2020 was a terrible year to be alive but a surprisingly great year to be playing games. From Hades to The Last of Us Part II, this year saw the releases of some of my favorite games of the past generation. However, glutton that I am, I was not always satisfied with the bountiful feast before me. There were times when my better instincts faltered, overtaken by some depraved part of me that enjoys spending money more than it enjoys playing good games.
1. Spelunky 2
If I were at the state fair and saw a sign that said "set your dick on fire for $20," I would pass. But Spelunky 2 doesn't just set your dick on fire; it does it over and over again. And I guess that makes it a good deal.
Usually, after I drop $60 on a game, I at least try to make myself like it. I'll overlook obvious flaws, or even make excuses for them. But with Ghost of Tsushima, I couldn't fool myself. As soon as I got into the open world and popped up the map, my eyes rolled so far back into my skull that they never came back out and now I have to type on a braille keyboard.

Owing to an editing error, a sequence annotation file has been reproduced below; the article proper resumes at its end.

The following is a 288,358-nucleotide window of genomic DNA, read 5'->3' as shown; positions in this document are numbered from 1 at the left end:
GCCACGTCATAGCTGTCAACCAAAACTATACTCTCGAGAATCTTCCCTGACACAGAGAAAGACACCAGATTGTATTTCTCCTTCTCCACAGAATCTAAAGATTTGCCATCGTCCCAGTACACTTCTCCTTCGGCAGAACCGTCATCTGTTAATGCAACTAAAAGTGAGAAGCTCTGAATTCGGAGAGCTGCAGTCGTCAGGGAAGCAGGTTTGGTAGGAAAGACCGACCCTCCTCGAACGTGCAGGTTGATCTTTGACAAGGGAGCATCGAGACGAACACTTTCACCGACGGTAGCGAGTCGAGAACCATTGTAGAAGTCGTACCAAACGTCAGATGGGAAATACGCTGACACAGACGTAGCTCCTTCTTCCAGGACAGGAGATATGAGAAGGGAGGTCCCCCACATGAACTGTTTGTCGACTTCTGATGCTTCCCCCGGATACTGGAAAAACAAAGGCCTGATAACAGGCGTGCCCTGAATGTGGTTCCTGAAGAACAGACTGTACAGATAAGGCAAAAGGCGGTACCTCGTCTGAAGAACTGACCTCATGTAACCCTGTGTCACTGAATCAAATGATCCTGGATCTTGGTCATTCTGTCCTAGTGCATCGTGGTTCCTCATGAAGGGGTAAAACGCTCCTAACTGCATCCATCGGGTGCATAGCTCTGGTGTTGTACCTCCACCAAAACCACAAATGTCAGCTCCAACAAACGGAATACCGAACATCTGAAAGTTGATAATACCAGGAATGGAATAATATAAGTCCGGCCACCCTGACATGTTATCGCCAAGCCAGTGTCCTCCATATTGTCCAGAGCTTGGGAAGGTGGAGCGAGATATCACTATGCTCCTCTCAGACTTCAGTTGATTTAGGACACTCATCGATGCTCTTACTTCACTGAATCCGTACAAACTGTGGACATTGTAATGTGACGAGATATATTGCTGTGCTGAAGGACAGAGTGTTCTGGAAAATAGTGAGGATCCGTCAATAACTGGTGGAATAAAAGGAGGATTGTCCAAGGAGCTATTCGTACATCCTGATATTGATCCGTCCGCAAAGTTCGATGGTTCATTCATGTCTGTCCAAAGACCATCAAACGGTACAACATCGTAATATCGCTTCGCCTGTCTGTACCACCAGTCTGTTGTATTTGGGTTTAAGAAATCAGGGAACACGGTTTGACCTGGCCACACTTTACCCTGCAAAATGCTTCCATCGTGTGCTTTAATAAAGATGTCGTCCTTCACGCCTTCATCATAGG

I wanted to like this game, I swear. But none of the charm of the premise translates into the game, which is boring and repetitive and way too luck-based to be fun. Not even the art can save the game because 95% of the screen is taken up by the fugly UI.
Maybe this game's fine on other systems but on the Switch it's like staring at a cyberpunk-themed Deadly Premonition through cum-smeared glasses.
The only explanation for this game's writing is that it was written by a thirteen year-old rich kid who has no actual concept of nostalgia, the 1980s, or what it's like to be an "outcast." Maybe it was for a class assignment or something, in which case they probably got a C.